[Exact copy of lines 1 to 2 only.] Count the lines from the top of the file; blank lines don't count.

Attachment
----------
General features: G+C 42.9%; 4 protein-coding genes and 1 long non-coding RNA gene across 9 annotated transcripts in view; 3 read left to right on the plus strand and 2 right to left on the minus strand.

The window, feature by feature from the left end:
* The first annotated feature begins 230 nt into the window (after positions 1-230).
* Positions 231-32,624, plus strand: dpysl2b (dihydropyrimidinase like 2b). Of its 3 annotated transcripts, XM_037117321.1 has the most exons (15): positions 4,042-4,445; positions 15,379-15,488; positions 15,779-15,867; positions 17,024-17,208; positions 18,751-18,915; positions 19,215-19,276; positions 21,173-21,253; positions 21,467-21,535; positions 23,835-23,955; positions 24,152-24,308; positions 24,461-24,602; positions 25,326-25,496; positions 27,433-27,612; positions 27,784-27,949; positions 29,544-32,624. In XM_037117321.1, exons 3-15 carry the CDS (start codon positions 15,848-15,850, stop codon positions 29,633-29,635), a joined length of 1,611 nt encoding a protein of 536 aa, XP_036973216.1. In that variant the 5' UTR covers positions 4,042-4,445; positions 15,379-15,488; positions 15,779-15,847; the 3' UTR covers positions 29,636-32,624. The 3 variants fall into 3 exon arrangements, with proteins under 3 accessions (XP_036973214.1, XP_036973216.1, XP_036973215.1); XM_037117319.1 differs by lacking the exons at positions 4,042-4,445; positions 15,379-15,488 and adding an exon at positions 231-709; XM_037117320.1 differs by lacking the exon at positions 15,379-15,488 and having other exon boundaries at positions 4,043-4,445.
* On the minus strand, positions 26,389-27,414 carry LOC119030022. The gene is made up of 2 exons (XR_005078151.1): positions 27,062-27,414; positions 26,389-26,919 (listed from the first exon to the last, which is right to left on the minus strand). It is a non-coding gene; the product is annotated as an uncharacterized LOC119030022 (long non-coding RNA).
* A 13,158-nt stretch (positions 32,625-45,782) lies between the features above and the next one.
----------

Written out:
General features: G+C 42.9%; 4 protein-coding genes and 1 long non-coding RNA gene across 9 annotated transcripts in view; 3 read left to right on the plus strand and 2 right to left on the minus strand.

The window, feature by feature from the left end: